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Robert Stanford Tuck

Robert Stanford Tuck


DSO DFC and bar (July 1 1916 - May 5 1987)

Robert Stanford Tuck ws born in Catford, south London and educated at St Dunstan’s College, Catford. After serving in the Merchant Navy between 1932 and 1935, Tuck joined the RAF, joining 65 Squadron at RAF Hornchurch in 1August 1936. Tuck remained with 65 Squadron at Hornchurch until transferring as a Flight Commander to 92 Squadron at Croydon.

Whilst with 65 Squdaron at Hornchurch tuck flew with the Squadron’s acrobatic team and on two occasions Tuck narrowly avoided death due to aerial collisions whilst practising acrobatics. In the first of these collisions the other pilot involved, Sergeant Geoffrey Gaskell was unfortunately not so lucky and was killed.

Tuck was to become one of Britain’s top scoring pilots during the desperate air battles over Dunkirk and during the Battle of Britain. Tuck returned briefly to Hornchurch on June 28th 1940 to be awarded his DFC by King George VI. During the Battle of Britain, Tuck accounted for at least twenty seven German aircraft but was himself shot down twice.

During this time Tuck was also chosen to fly comparison trials between the Spitfire and a captured Messerscmitt 109 that were critical in developing the Spitfire further in order to take mastery of the air from its German rival. Like his friend Adolph Malan, Tuck also realised that British fighter tactics needed to change in order to confront the Luftwaffe on equal terms and advocated the abandonment of the cumbersome Vic formation in favour of the German Schwarm or Finger Four formation.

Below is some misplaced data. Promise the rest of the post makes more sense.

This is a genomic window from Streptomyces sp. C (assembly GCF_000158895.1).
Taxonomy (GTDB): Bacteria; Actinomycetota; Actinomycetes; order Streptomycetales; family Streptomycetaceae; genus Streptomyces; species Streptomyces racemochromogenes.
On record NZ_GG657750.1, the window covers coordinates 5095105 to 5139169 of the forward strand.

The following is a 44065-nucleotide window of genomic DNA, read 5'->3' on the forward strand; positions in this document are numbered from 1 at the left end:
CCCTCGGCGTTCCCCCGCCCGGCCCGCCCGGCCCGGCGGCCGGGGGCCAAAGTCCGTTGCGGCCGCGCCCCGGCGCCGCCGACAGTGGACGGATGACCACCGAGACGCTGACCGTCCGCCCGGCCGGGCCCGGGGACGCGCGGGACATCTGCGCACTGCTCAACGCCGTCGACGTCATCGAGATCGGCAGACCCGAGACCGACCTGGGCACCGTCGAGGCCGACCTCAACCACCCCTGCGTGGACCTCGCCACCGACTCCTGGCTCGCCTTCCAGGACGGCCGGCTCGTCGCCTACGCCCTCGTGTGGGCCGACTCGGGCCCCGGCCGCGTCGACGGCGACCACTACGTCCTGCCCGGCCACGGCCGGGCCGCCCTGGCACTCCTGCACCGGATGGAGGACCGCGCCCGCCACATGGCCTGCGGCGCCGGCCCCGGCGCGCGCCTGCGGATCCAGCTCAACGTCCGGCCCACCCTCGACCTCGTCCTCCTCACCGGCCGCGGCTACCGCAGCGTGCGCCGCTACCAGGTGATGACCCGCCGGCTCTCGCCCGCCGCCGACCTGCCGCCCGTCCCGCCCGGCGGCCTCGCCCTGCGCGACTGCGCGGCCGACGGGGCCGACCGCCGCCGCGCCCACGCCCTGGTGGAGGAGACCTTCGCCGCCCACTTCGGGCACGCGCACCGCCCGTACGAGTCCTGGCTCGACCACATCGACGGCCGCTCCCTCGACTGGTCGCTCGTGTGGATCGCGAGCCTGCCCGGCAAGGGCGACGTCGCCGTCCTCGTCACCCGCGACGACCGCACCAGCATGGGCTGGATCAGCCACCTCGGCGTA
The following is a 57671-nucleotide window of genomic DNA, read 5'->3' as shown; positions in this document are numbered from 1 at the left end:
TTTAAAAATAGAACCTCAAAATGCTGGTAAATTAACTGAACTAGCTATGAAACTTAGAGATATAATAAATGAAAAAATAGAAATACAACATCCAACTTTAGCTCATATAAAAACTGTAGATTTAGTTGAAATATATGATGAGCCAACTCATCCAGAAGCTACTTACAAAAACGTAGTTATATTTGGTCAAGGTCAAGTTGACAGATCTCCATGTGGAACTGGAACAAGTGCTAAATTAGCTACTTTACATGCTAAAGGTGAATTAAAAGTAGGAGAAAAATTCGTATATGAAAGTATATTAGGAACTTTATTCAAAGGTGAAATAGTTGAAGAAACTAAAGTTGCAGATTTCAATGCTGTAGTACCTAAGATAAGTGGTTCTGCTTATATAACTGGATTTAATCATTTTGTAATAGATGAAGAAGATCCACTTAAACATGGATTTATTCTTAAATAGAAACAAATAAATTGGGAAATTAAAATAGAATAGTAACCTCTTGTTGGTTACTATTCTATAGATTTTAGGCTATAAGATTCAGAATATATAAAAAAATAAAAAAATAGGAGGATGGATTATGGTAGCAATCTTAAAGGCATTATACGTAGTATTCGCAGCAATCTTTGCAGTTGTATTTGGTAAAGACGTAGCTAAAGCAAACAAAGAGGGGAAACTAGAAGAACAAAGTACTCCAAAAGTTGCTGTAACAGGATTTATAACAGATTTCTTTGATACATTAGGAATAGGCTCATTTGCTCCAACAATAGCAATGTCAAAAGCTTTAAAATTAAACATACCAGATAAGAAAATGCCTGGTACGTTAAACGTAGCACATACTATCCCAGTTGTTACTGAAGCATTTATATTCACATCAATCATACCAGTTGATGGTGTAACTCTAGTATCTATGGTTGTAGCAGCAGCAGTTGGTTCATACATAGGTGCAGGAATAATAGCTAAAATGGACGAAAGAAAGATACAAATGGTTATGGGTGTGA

Tuck ended the Battle of Britain as Squadron Leader of the Hurricane equipped 257 Squadron, based at Debden,. On taking command of 257 Squadron he found it a unit that had a near catastrophic morale crisis but under his stewardship it became one of the finest squadrons in the RAF.

Whilst in command of 257 Squadron Tuck also advocated the improvement of British fighter armament to include cannons and demonstrated that British fighters could undertake offensive sweeps over Holland, Belgium and Northern France. These sweeps would become the major theme of British fighter operations until the end of the war in Europe.

Tuck was again shot down in June 1941 but was rescued from the Channel where he had ditched. In July 1941 Tuck was promoted Wing Commander at RAF Duxford from where he led fighter sweeps over France. Unfortunately on January 28 1942, Tuck’s Spitfire was hit by ground fire near Boulogne and he was forced down and captured. Soon after his capture, Tuck was invited to dinner by the German air ace, Adolph Galland.

Tuck spent the majority of the rest of the war at the infamous Stalagluft III Prisoner of war camp. Whilst at Stalag Luft III he attempted a number of escapes without success and was involved in planning others. He finally escaped in February 1945 and briefly fought with Russian troops before returning to England.

Tuck retired from active service in 1949 but continued to fly as a test pilot for the RAF during which time he tested the English Electric Canberra. Tuck, along with Al Deere and Adolph Galland, was consulted during the making of the film The Battle of Britain

Bishop, E, (Ed) 2002. The Daily Telegraph Book of Airmen’s Obituaries
Forrester, L. 1956. Fly for Your Life: the Story of RR Stanford Tuck, DSO, DFC.



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